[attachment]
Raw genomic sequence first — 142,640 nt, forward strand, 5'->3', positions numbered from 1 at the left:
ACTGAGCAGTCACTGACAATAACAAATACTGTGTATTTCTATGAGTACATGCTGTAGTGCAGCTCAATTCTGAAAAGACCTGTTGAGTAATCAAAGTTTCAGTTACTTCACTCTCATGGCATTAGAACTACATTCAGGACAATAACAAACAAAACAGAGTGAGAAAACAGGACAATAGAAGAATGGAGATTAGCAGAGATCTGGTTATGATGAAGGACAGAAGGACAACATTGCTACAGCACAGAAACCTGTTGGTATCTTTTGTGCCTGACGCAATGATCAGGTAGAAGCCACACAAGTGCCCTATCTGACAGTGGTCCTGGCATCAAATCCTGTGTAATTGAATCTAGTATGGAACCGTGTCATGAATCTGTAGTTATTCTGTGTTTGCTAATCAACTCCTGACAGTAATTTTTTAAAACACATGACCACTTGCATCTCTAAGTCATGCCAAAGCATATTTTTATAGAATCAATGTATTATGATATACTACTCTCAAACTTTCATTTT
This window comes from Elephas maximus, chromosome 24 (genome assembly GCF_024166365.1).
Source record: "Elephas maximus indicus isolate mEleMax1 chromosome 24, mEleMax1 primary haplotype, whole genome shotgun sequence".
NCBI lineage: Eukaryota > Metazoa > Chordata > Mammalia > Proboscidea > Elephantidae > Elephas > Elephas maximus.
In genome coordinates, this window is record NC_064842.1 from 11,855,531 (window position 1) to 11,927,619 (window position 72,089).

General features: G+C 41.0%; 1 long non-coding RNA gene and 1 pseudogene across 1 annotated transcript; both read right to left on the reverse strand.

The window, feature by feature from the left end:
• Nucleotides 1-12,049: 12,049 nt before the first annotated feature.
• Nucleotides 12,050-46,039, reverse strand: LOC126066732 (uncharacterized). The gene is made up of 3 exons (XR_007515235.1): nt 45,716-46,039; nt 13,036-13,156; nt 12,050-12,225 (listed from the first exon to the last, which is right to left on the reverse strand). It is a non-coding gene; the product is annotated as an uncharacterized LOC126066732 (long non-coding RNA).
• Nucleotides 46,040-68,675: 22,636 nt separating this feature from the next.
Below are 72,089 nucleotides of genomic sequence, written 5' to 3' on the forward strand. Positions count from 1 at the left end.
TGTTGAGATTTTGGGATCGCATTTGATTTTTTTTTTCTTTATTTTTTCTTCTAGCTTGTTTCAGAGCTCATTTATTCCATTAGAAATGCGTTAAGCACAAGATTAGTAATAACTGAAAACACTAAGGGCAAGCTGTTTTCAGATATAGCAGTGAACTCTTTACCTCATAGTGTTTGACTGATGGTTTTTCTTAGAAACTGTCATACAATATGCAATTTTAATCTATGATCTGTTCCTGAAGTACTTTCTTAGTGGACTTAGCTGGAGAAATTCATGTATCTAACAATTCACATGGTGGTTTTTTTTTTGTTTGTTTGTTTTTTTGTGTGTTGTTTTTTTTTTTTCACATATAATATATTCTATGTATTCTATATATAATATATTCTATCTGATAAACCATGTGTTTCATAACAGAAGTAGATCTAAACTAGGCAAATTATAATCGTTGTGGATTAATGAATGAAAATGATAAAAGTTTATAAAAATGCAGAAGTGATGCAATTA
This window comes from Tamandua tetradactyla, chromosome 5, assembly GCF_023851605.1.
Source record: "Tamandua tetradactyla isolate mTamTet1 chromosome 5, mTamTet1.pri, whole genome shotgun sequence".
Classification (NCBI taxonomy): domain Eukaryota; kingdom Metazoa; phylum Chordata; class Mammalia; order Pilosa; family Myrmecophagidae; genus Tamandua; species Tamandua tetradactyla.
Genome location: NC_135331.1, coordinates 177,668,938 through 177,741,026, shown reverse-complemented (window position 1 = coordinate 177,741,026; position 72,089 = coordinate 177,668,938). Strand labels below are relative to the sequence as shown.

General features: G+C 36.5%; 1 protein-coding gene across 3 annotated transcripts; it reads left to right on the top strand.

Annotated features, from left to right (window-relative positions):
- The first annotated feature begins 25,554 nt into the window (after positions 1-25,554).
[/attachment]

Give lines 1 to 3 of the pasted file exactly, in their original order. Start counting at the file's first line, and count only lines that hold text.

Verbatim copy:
Raw genomic sequence first — 142,640 nt, forward strand, 5'->3', positions numbered from 1 at the left:
ACTGAGCAGTCACTGACAATAACAAATACTGTGTATTTCTATGAGTACATGCTGTAGTGCAGCTCAATTCTGAAAAGACCTGTTGAGTAATCAAAGTTTCAGTTACTTCACTCTCATGGCATTAGAACTACATTCAGGACAATAACAAACAAAACAGAGTGAGAAAACAGGACAATAGAAGAATGGAGATTAGCAGAGATCTGGTTATGATGAAGGACAGAAGGACAACATTGCTACAGCACAGAAACCTGTTGGTATCTTTTGTGCCTGACGCAATGATCAGGTAGAAGCCACACAAGTGCCCTATCTGACAGTGGTCCTGGCATCAAATCCTGTGTAATTGAATCTAGTATGGAACCGTGTCATGAATCTGTAGTTATTCTGTGTTTGCTAATCAACTCCTGACAGTAATTTTTTAAAACACATGACCACTTGCATCTCTAAGTCATGCCAAAGCATATTTTTATAGAATCAATGTATTATGATATACTACTCTCAAACTTTCATTTT
This window comes from Elephas maximus, chromosome 24 (genome assembly GCF_024166365.1).